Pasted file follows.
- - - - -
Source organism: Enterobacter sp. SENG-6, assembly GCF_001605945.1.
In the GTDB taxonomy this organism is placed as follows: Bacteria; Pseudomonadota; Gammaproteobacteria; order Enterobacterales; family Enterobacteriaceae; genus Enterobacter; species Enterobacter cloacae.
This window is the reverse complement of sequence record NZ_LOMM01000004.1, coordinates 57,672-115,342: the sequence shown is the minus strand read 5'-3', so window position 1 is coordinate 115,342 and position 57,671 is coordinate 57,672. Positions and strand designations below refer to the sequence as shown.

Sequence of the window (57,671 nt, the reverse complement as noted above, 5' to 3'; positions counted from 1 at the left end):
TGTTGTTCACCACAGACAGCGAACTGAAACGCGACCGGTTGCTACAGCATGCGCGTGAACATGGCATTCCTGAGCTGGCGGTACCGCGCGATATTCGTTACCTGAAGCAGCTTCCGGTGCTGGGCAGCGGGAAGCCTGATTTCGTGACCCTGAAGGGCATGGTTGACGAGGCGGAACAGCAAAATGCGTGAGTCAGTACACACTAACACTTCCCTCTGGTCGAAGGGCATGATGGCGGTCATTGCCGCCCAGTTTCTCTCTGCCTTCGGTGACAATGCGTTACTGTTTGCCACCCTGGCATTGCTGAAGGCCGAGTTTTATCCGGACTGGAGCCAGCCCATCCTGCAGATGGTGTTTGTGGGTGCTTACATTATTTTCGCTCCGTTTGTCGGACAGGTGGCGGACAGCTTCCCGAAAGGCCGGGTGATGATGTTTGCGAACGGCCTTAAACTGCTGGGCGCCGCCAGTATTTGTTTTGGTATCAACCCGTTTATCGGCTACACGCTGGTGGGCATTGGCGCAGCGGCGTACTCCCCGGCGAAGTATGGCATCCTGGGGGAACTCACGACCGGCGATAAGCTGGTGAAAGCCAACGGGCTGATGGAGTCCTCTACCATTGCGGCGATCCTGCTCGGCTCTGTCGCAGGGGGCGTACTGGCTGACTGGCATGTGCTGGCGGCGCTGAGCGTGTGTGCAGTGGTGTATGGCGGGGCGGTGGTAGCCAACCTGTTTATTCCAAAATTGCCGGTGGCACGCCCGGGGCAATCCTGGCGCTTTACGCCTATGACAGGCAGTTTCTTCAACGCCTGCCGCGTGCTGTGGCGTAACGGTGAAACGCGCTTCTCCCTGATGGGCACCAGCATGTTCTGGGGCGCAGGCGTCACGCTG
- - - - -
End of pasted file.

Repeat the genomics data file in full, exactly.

Source organism: Enterobacter sp. SENG-6, assembly GCF_001605945.1.
In the GTDB taxonomy this organism is placed as follows: Bacteria; Pseudomonadota; Gammaproteobacteria; order Enterobacterales; family Enterobacteriaceae; genus Enterobacter; species Enterobacter cloacae.
This window is the reverse complement of sequence record NZ_LOMM01000004.1, coordinates 57,672-115,342: the sequence shown is the minus strand read 5'-3', so window position 1 is coordinate 115,342 and position 57,671 is coordinate 57,672. Positions and strand designations below refer to the sequence as shown.

Sequence of the window (57,671 nt, the reverse complement as noted above, 5' to 3'; positions counted from 1 at the left end):
TGTTGTTCACCACAGACAGCGAACTGAAACGCGACCGGTTGCTACAGCATGCGCGTGAACATGGCATTCCTGAGCTGGCGGTACCGCGCGATATTCGTTACCTGAAGCAGCTTCCGGTGCTGGGCAGCGGGAAGCCTGATTTCGTGACCCTGAAGGGCATGGTTGACGAGGCGGAACAGCAAAATGCGTGAGTCAGTACACACTAACACTTCCCTCTGGTCGAAGGGCATGATGGCGGTCATTGCCGCCCAGTTTCTCTCTGCCTTCGGTGACAATGCGTTACTGTTTGCCACCCTGGCATTGCTGAAGGCCGAGTTTTATCCGGACTGGAGCCAGCCCATCCTGCAGATGGTGTTTGTGGGTGCTTACATTATTTTCGCTCCGTTTGTCGGACAGGTGGCGGACAGCTTCCCGAAAGGCCGGGTGATGATGTTTGCGAACGGCCTTAAACTGCTGGGCGCCGCCAGTATTTGTTTTGGTATCAACCCGTTTATCGGCTACACGCTGGTGGGCATTGGCGCAGCGGCGTACTCCCCGGCGAAGTATGGCATCCTGGGGGAACTCACGACCGGCGATAAGCTGGTGAAAGCCAACGGGCTGATGGAGTCCTCTACCATTGCGGCGATCCTGCTCGGCTCTGTCGCAGGGGGCGTACTGGCTGACTGGCATGTGCTGGCGGCGCTGAGCGTGTGTGCAGTGGTGTATGGCGGGGCGGTGGTAGCCAACCTGTTTATTCCAAAATTGCCGGTGGCACGCCCGGGGCAATCCTGGCGCTTTACGCCTATGACAGGCAGTTTCTTCAACGCCTGCCGCGTGCTGTGGCGTAACGGTGAAACGCGCTTCTCCCTGATGGGCACCAGCATGTTCTGGGGCGCAGGCGTCACGCTG